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What is the Divorce Process in Illinois?

What is the Divorce Process in Illinois?

May 13, 2022 Off By Human Rights - Social Gov

Human Rights - Social Gov originally published at Human Rights - Social Gov

How to Start the Divorce Process

WOODSTOCK, IL, US, May 6, 2022 / — Every year, more than 24,000 couples in Illinois get divorced.

However, getting divorced involves more than just signing a piece of paper and finding somewhere new to live.

So what is the divorce process in Illinois and how can individuals prepare for it? Read on to find out everything there is to know about getting divorced in Illinois.

What is the Divorce Process in Illinois?

When it comes to getting divorced in Illinois, there are several things that need to be considered. Any divorce case can involve:
A lot of paperwork and submission deadlines
Discussions about the division of assets
Agreements for arrangements such as child custody
Trials in family court if an agreement cannot be reached before this
With that in mind, let’s take a closer look at exactly what each step in the legal divorce process in Illinois involves.

1. Deciding on the Grounds for Divorce

The most common contributing factors to divorce relate to irreconcilable differences. These include a lack of commitment, conflicting opinions, and arguments. Other grounds for divorce, such as infidelity, tend to be “final straw” acts.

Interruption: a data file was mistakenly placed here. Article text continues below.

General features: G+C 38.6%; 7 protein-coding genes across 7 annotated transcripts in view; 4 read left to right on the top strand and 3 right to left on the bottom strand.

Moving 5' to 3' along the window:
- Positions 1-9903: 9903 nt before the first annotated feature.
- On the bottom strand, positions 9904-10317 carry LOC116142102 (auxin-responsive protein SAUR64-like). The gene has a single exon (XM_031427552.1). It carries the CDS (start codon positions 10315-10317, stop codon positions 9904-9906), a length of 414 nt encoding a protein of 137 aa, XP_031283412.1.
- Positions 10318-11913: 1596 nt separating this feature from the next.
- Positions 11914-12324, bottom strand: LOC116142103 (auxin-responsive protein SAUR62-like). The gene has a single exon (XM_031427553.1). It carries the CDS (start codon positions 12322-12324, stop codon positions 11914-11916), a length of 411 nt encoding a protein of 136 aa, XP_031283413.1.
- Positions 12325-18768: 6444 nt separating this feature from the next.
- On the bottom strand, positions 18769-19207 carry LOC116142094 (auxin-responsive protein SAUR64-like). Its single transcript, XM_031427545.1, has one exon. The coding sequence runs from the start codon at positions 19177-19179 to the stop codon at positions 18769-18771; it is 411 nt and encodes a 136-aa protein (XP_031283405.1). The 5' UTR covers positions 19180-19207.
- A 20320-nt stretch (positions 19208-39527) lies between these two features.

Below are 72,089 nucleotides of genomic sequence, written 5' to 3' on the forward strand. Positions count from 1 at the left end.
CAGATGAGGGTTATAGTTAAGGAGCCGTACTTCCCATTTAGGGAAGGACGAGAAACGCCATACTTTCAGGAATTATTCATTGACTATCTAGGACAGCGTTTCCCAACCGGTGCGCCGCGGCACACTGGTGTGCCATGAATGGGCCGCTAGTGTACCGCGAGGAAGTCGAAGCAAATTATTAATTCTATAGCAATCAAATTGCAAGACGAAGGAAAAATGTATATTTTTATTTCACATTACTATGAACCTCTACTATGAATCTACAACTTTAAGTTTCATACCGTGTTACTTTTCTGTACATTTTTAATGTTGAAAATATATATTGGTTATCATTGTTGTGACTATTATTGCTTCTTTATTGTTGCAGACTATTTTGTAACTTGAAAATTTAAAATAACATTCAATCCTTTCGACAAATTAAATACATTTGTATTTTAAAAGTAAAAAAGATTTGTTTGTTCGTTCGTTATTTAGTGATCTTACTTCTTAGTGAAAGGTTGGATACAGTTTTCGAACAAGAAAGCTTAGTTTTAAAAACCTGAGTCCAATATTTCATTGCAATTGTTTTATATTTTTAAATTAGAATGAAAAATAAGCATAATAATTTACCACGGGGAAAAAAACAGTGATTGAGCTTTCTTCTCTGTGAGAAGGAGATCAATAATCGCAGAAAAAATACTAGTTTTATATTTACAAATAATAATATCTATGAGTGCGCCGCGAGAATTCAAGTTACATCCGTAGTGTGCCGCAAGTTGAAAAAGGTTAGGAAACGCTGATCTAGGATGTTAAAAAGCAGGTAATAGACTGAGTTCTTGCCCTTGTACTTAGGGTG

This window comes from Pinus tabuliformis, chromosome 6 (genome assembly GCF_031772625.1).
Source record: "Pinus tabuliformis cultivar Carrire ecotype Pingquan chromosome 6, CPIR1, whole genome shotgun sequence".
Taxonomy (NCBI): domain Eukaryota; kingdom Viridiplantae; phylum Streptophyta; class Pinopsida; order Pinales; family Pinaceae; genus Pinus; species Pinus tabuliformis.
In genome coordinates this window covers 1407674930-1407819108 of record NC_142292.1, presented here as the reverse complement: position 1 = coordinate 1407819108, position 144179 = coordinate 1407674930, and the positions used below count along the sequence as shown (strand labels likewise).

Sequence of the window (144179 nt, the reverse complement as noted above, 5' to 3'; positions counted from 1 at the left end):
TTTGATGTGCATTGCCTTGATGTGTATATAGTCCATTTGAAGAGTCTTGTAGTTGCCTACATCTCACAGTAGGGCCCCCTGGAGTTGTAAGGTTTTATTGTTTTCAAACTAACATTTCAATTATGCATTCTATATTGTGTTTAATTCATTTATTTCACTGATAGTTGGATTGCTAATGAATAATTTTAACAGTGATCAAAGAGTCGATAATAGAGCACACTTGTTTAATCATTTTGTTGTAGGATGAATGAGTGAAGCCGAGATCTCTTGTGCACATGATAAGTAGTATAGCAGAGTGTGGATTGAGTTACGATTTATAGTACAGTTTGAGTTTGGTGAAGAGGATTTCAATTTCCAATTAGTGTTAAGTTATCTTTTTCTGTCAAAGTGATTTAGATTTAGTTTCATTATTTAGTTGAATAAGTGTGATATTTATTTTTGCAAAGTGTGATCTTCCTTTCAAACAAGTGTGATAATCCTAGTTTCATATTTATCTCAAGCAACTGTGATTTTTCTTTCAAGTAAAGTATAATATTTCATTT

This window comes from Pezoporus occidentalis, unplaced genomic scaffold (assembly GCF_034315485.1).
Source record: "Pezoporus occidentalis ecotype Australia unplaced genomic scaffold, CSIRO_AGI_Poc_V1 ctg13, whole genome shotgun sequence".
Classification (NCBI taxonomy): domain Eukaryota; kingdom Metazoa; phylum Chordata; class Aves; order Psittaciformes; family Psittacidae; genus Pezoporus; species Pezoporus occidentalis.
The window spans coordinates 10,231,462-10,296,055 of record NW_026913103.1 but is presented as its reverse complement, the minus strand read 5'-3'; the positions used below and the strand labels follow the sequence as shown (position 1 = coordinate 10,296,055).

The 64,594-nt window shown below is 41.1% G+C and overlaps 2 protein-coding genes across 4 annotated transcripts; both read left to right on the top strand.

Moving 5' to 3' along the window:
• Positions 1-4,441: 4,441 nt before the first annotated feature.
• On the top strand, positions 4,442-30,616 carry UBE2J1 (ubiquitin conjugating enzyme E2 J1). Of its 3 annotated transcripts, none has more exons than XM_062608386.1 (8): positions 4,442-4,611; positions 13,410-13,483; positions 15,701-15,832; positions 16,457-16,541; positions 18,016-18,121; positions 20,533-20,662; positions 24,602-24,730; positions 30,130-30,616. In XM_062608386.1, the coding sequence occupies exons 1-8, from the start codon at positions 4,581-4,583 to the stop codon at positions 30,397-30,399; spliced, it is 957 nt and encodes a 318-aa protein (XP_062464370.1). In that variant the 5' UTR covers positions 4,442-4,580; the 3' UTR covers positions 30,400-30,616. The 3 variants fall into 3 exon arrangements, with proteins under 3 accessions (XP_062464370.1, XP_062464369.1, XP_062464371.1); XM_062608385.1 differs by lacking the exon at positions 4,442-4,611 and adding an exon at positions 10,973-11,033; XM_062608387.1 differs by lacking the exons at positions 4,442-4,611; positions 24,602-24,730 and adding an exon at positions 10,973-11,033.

It is up to individuals to identify what to select as grounds for their divorce. Think about this carefully as it may have a bearing on the litigation process further down the line. This will ensure a fair outcome for most circumstances.

For example, let’s say that someone files for a divorce on the grounds of adultery. In that case, the ex may have to offer additional financial reparations for emotional damages during the marriage.

People who have suffered domestic abuse during a relationship should mention this in their divorce paperwork. This will have an impact on child custody arrangements. It can also help file for temporary protection from an ex-partner.

However, people should be prepared to support their reason for seeking a divorce. They will need this if a spouse contests the reasons for filing for a divorce. If someone cannot provide evidence to support their reasoning then they may have to file a no-fault divorce instead.

If individuals are not sure which type of divorce to choose, it is a good idea to ask a legal professional. They will be able to review the details of a case and suggest which type of divorce should be filed for.

2. Filing A Petition for the Dissolution of Marriage

To begin the legal divorce process people need to file a petition for the dissolution of marriage. This is a form that lists the details of a marriage and the reasons for seeking a divorce.

For example, people will need to provide:

Personal information for both spouses
The date of marriage
Location of marriage
The names of any children that spouses have together